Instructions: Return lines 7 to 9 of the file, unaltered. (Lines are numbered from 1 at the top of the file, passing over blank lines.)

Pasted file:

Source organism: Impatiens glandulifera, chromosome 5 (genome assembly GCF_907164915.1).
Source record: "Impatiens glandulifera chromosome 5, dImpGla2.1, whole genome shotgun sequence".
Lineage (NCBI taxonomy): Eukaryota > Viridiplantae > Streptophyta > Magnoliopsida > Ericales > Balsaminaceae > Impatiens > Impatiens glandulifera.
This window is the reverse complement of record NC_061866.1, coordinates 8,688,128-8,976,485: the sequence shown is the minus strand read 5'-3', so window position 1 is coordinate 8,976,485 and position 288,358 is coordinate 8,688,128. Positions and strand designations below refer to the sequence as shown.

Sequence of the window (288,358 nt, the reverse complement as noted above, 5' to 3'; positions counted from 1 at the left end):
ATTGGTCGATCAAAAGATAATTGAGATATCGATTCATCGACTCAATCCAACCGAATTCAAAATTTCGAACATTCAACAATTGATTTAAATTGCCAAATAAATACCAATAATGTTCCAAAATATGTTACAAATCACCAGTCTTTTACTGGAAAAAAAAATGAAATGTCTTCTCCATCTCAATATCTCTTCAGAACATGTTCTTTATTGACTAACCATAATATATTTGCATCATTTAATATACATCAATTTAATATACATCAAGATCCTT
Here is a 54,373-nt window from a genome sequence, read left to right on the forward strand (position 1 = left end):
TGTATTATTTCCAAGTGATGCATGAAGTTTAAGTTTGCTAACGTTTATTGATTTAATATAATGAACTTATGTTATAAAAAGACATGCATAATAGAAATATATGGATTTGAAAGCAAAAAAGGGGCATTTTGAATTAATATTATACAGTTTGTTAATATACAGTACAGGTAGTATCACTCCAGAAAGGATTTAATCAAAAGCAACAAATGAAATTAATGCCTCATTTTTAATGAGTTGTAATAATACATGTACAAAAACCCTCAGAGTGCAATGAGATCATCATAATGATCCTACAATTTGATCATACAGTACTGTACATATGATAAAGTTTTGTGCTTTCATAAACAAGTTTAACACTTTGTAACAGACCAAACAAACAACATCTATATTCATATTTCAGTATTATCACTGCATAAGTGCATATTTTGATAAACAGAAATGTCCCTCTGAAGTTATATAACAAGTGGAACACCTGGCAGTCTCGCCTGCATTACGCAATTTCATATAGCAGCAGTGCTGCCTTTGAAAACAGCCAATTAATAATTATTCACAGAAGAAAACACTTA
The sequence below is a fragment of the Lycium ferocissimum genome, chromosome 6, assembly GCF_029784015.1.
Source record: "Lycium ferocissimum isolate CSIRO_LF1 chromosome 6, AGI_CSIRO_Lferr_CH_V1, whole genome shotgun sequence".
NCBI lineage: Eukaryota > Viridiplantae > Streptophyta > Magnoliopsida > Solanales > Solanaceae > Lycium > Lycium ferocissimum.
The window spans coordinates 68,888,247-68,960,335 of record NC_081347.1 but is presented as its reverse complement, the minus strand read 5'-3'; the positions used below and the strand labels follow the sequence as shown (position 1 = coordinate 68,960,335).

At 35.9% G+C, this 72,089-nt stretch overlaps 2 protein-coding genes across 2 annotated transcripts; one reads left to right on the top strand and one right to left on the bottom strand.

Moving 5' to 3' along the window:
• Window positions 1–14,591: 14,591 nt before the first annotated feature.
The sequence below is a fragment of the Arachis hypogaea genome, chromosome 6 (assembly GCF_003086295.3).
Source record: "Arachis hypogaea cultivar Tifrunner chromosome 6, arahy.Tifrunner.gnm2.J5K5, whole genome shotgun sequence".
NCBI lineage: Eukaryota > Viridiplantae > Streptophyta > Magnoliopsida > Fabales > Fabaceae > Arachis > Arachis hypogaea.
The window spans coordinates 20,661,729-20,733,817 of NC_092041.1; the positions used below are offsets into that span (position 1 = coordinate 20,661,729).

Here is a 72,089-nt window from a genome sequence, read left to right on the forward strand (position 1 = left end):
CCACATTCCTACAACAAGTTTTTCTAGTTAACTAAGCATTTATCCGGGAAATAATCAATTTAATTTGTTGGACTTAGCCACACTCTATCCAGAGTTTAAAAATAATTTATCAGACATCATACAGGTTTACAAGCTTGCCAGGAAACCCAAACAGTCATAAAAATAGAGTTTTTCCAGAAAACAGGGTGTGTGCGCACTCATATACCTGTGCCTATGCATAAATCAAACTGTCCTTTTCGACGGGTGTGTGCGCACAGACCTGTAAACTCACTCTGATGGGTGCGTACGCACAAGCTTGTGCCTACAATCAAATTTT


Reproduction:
Here is a 54,373-nt window from a genome sequence, read left to right on the forward strand (position 1 = left end):
TGTATTATTTCCAAGTGATGCATGAAGTTTAAGTTTGCTAACGTTTATTGATTTAATATAATGAACTTATGTTATAAAAAGACATGCATAATAGAAATATATGGATTTGAAAGCAAAAAAGGGGCATTTTGAATTAATATTATACAGTTTGTTAATATACAGTACAGGTAGTATCACTCCAGAAAGGATTTAATCAAAAGCAACAAATGAAATTAATGCCTCATTTTTAATGAGTTGTAATAATACATGTACAAAAACCCTCAGAGTGCAATGAGATCATCATAATGATCCTACAATTTGATCATACAGTACTGTACATATGATAAAGTTTTGTGCTTTCATAAACAAGTTTAACACTTTGTAACAGACCAAACAAACAACATCTATATTCATATTTCAGTATTATCACTGCATAAGTGCATATTTTGATAAACAGAAATGTCCCTCTGAAGTTATATAACAAGTGGAACACCTGGCAGTCTCGCCTGCATTACGCAATTTCATATAGCAGCAGTGCTGCCTTTGAAAACAGCCAATTAATAATTATTCACAGAAGAAAACACTTA
The sequence below is a fragment of the Lycium ferocissimum genome, chromosome 6, assembly GCF_029784015.1.